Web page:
As a constant student of alternative health, sometimes I am more open to learning and adapting new ideas and behaviors than other times. This seems to be the case with people around me too. Some people are open to alternative health ideas and want to learn more. Some people have already learned new ideas and are ready to adapt new behaviors. Others have jumped into new behaviors and are working on keeping it going. Understanding where I am and where others are on a subject or idea, helps me understand myself and others. I like to meet people wherever they are on their journey so that I can learn from them, support and relate to them and be as present in their journey as possible.
So when I came across the the “5 Stages of Change” AKA “Transtheoretical Model of Behavior Change,” I new I had found some thing helpful. This model gives me a clear framework to consider when I am seeking or adopting change myself. However what I love more about this model is how it helps me communicate with others. Instead of jumping into a conversation wherever I am on an issue, I learned how to recognize where someone else might be and in turn, how that would affect our discussion. This understanding has enabled me to have more interesting and impactful connections. And as a side note, these 5 changes can help with kids too!
The basic idea is that we all go through stages when we are making a change. The stages are:
- Precontemplation – this is when you are not even interested in making any changes in the next 6 months. This before you are even thinking about doing it.
- Contemplation – when you are considering something. You might be thinking of the pros and cons and deciding if you really want to do it or not.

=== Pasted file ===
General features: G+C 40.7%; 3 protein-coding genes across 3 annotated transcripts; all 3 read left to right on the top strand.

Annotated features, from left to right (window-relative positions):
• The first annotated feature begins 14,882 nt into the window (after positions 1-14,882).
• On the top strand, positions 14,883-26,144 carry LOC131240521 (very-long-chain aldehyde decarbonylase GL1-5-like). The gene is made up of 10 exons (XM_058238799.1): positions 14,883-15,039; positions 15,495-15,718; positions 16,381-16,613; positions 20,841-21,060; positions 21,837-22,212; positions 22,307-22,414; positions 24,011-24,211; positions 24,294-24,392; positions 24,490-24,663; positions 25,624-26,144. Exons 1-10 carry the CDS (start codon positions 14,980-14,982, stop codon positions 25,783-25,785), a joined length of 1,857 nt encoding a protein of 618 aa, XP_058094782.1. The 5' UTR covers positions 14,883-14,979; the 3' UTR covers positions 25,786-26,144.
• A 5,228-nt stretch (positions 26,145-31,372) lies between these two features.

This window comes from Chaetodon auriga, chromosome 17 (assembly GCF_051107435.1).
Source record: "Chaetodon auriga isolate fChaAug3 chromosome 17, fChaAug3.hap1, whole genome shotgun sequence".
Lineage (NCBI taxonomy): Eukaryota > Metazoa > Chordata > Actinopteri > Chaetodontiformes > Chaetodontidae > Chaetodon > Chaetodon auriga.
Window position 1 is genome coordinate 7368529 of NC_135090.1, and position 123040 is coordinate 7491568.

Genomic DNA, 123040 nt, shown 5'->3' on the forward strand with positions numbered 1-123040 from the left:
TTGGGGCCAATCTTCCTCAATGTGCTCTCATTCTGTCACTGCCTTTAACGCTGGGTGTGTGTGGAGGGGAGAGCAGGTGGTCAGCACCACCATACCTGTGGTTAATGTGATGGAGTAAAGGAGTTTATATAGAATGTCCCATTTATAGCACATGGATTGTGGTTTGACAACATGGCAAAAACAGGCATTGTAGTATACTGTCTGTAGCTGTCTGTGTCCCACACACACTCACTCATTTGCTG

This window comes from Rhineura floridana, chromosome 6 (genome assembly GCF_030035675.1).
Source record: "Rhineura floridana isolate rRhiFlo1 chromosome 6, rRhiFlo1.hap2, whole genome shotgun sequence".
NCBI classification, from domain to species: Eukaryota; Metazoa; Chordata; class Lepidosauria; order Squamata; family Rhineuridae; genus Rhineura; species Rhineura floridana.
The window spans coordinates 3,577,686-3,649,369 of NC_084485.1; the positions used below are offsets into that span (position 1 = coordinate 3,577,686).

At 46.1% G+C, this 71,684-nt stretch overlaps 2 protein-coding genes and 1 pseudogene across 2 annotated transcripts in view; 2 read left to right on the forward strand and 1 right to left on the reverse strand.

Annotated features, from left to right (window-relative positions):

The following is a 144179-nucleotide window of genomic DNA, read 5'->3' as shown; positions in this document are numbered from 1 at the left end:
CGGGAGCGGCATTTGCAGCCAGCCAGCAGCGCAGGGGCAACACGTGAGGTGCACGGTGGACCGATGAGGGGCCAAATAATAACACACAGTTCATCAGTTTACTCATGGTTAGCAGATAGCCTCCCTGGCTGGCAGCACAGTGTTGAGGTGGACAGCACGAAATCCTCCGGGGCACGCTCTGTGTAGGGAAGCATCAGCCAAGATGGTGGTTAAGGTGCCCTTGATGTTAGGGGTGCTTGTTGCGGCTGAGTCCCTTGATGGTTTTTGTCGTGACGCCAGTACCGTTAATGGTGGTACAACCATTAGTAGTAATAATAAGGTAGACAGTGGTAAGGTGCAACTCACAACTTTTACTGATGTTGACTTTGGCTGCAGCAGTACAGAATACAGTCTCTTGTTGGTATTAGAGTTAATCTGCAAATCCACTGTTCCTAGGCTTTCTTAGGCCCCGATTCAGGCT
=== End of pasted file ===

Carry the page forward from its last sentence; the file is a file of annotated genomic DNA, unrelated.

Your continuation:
- Preparation – when you are about to make a change.
- Action – you make a change
- Maintenance – you are keeping up your change.
If I can identify where I am or someone else is with these stages, then I can understand how to better connect with myself or that person. For example, if I have a friend whose teen is on pharmaceuticals for their acne, then I might realize that they are in precontemplation regarding using diet and lifestyle changes to heal their acne. With this realization, I would share information on teens, acne and functional medicine. I would look to present the idea to them that they could address acne another way (educate), since most likely, they don’t even know that another way exists. (By the way, this was me for over 20 years!) On another hand, if I have a friend who has been learning about functional medicine to address her psoriasis and she is in her first day or two of going dairy free per her functional docs recommendation (she is taking action) then I might offer to bring over a dairy free dinner or share a couple of recipes that she might like to use that week. I would offer things that would support her action.
In actuality, this theory has many more layers of detail and information if you are curious and you want to learn more. I love and need simple. So this is my simplified version for my daily life. By keeping things clear and simple, I can stay conscientious of these stages and in turn be a better person, friend, mother, wife and neighbor. This framework enables me to understand where I am, where another might be, and how we can come together on common ground. I have used this thought process every time I am given the opportunity to share about functional medicine with others. I hope it helps you too!